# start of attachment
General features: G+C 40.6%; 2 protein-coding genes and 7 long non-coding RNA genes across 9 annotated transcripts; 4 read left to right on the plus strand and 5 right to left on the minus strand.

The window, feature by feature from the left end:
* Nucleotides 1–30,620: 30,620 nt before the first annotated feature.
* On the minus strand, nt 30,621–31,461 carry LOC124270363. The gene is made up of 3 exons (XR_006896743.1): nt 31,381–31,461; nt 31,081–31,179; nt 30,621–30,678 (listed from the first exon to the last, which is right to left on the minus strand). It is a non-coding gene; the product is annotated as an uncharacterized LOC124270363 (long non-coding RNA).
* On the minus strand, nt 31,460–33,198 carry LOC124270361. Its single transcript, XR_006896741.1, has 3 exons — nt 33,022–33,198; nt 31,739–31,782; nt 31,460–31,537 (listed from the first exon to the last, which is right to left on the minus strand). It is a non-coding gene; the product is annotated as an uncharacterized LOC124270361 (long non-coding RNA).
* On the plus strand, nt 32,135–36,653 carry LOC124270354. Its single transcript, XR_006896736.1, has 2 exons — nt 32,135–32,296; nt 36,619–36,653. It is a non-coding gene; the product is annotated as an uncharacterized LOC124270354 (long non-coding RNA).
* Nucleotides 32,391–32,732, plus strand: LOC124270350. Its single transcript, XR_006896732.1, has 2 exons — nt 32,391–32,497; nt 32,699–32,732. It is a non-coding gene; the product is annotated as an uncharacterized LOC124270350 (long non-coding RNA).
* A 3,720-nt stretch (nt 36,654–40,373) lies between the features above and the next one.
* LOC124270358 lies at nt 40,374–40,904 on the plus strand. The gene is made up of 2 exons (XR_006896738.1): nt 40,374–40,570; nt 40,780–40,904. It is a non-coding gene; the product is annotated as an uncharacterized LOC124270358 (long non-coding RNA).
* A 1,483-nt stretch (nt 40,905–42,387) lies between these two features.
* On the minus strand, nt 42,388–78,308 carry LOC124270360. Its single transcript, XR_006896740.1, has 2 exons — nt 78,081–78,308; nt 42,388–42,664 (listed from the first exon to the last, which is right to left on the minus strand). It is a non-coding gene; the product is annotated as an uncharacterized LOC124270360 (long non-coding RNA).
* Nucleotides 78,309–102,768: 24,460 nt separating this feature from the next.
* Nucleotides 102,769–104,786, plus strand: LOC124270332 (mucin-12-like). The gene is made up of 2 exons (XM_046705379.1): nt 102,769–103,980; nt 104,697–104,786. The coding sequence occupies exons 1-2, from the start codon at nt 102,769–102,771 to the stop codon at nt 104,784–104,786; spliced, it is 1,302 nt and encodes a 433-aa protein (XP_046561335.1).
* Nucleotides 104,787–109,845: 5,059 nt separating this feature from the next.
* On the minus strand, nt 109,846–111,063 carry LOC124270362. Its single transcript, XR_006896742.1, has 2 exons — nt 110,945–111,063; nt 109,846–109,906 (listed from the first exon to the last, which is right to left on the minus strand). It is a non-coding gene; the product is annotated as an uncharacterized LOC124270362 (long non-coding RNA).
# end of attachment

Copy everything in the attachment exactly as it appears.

General features: G+C 40.6%; 2 protein-coding genes and 7 long non-coding RNA genes across 9 annotated transcripts; 4 read left to right on the plus strand and 5 right to left on the minus strand.

The window, feature by feature from the left end:
* Nucleotides 1–30,620: 30,620 nt before the first annotated feature.
* On the minus strand, nt 30,621–31,461 carry LOC124270363. The gene is made up of 3 exons (XR_006896743.1): nt 31,381–31,461; nt 31,081–31,179; nt 30,621–30,678 (listed from the first exon to the last, which is right to left on the minus strand). It is a non-coding gene; the product is annotated as an uncharacterized LOC124270363 (long non-coding RNA).
* On the minus strand, nt 31,460–33,198 carry LOC124270361. Its single transcript, XR_006896741.1, has 3 exons — nt 33,022–33,198; nt 31,739–31,782; nt 31,460–31,537 (listed from the first exon to the last, which is right to left on the minus strand). It is a non-coding gene; the product is annotated as an uncharacterized LOC124270361 (long non-coding RNA).
* On the plus strand, nt 32,135–36,653 carry LOC124270354. Its single transcript, XR_006896736.1, has 2 exons — nt 32,135–32,296; nt 36,619–36,653. It is a non-coding gene; the product is annotated as an uncharacterized LOC124270354 (long non-coding RNA).
* Nucleotides 32,391–32,732, plus strand: LOC124270350. Its single transcript, XR_006896732.1, has 2 exons — nt 32,391–32,497; nt 32,699–32,732. It is a non-coding gene; the product is annotated as an uncharacterized LOC124270350 (long non-coding RNA).
* A 3,720-nt stretch (nt 36,654–40,373) lies between the features above and the next one.
* LOC124270358 lies at nt 40,374–40,904 on the plus strand. The gene is made up of 2 exons (XR_006896738.1): nt 40,374–40,570; nt 40,780–40,904. It is a non-coding gene; the product is annotated as an uncharacterized LOC124270358 (long non-coding RNA).
* A 1,483-nt stretch (nt 40,905–42,387) lies between these two features.
* On the minus strand, nt 42,388–78,308 carry LOC124270360. Its single transcript, XR_006896740.1, has 2 exons — nt 78,081–78,308; nt 42,388–42,664 (listed from the first exon to the last, which is right to left on the minus strand). It is a non-coding gene; the product is annotated as an uncharacterized LOC124270360 (long non-coding RNA).
* Nucleotides 78,309–102,768: 24,460 nt separating this feature from the next.
* Nucleotides 102,769–104,786, plus strand: LOC124270332 (mucin-12-like). The gene is made up of 2 exons (XM_046705379.1): nt 102,769–103,980; nt 104,697–104,786. The coding sequence occupies exons 1-2, from the start codon at nt 102,769–102,771 to the stop codon at nt 104,784–104,786; spliced, it is 1,302 nt and encodes a 433-aa protein (XP_046561335.1).
* Nucleotides 104,787–109,845: 5,059 nt separating this feature from the next.
* On the minus strand, nt 109,846–111,063 carry LOC124270362. Its single transcript, XR_006896742.1, has 2 exons — nt 110,945–111,063; nt 109,846–109,906 (listed from the first exon to the last, which is right to left on the minus strand). It is a non-coding gene; the product is annotated as an uncharacterized LOC124270362 (long non-coding RNA).